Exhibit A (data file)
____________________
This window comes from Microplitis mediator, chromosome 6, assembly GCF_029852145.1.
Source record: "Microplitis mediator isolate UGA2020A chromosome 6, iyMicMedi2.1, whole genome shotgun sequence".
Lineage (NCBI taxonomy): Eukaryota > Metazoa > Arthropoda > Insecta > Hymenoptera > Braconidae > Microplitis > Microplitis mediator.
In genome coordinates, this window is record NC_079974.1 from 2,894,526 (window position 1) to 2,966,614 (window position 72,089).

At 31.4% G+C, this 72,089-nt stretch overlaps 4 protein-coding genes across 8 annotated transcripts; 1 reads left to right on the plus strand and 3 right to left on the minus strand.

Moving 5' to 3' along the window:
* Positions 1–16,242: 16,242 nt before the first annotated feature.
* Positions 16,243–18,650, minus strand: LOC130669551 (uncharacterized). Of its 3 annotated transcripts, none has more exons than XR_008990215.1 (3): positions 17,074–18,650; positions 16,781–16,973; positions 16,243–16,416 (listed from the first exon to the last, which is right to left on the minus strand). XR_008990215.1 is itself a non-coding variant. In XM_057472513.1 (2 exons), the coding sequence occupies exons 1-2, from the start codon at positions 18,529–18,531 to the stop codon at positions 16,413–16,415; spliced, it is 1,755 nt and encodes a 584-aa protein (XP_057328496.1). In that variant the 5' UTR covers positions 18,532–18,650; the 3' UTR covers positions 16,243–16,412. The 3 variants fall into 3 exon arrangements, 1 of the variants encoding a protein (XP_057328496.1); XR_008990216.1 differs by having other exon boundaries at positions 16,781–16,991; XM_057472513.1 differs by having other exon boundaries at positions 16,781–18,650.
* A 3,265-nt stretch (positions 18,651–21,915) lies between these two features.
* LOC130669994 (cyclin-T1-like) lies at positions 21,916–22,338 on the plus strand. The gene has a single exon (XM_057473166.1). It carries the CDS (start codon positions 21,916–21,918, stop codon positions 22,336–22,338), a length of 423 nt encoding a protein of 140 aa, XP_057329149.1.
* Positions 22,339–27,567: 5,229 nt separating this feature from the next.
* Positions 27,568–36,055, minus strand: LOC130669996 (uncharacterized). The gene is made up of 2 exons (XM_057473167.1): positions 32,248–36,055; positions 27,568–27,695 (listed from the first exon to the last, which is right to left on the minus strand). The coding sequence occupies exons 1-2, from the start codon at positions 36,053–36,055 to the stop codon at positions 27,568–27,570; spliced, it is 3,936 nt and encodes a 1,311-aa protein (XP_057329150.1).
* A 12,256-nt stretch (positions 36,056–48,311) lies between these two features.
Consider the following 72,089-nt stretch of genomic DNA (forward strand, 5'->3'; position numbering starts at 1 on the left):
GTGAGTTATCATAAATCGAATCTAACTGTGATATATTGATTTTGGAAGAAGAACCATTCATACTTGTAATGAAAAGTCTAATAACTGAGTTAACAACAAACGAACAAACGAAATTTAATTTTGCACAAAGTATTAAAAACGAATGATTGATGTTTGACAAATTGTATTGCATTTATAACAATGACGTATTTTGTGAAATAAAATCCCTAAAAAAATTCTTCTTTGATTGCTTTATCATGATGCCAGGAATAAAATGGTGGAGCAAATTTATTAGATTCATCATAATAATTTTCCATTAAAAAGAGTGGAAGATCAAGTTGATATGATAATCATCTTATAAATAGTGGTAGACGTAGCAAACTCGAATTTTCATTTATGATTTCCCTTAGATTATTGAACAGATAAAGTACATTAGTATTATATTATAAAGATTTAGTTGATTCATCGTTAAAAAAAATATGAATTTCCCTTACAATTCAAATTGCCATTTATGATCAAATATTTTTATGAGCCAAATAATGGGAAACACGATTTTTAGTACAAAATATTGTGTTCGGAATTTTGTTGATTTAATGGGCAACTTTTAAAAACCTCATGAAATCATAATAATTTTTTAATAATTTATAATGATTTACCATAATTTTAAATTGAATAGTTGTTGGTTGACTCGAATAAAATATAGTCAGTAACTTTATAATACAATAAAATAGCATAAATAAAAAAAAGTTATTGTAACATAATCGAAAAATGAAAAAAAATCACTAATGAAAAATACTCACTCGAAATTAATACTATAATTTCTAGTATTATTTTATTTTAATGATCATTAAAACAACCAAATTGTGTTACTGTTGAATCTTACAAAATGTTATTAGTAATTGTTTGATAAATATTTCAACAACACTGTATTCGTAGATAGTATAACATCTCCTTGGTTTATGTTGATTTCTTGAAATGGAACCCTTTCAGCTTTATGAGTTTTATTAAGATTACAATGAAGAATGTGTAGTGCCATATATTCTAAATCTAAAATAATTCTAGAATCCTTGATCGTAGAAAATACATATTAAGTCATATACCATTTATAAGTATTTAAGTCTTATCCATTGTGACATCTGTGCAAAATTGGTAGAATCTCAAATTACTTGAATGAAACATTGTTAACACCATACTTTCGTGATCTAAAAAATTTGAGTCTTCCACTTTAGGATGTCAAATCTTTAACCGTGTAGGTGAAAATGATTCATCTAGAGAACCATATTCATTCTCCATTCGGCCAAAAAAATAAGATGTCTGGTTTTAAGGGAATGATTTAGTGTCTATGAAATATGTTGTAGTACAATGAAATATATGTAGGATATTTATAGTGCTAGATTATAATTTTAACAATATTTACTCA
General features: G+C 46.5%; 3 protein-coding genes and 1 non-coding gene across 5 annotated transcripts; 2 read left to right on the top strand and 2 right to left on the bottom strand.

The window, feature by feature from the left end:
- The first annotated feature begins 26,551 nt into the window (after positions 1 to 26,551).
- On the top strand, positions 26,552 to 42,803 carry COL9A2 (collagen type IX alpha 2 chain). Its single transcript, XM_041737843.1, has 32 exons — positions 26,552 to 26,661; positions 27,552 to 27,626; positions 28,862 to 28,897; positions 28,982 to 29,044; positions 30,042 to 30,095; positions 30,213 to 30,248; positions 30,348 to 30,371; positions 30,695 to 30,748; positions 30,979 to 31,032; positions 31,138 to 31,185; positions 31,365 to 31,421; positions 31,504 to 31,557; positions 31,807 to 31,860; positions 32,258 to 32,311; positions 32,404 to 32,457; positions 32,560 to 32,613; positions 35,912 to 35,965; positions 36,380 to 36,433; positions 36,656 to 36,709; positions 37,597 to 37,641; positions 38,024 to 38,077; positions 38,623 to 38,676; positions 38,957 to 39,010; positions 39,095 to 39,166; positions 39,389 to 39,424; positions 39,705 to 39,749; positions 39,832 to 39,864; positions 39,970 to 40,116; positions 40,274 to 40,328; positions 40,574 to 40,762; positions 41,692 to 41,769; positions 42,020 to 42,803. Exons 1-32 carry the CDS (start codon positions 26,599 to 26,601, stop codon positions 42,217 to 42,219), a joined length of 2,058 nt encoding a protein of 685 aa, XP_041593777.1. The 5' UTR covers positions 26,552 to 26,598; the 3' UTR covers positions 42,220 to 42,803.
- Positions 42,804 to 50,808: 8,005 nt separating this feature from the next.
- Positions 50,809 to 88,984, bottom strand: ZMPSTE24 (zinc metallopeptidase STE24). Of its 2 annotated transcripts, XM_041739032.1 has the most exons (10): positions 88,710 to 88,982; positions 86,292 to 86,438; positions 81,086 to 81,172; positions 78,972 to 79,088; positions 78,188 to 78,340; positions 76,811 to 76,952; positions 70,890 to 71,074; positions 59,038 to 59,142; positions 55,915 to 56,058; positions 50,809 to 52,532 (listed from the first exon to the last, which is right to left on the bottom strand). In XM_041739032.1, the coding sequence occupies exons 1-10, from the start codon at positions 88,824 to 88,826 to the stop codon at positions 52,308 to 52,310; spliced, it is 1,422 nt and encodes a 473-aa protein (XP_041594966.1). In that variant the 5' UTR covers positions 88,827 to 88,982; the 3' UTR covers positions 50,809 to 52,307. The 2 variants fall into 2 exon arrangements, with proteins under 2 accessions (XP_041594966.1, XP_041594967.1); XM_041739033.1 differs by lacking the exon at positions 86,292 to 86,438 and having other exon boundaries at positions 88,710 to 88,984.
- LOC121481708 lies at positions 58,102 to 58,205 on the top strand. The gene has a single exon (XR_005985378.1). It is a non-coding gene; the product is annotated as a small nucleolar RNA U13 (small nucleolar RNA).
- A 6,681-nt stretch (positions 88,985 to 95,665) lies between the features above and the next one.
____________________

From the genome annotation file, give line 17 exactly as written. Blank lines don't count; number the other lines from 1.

The window, feature by feature from the left end: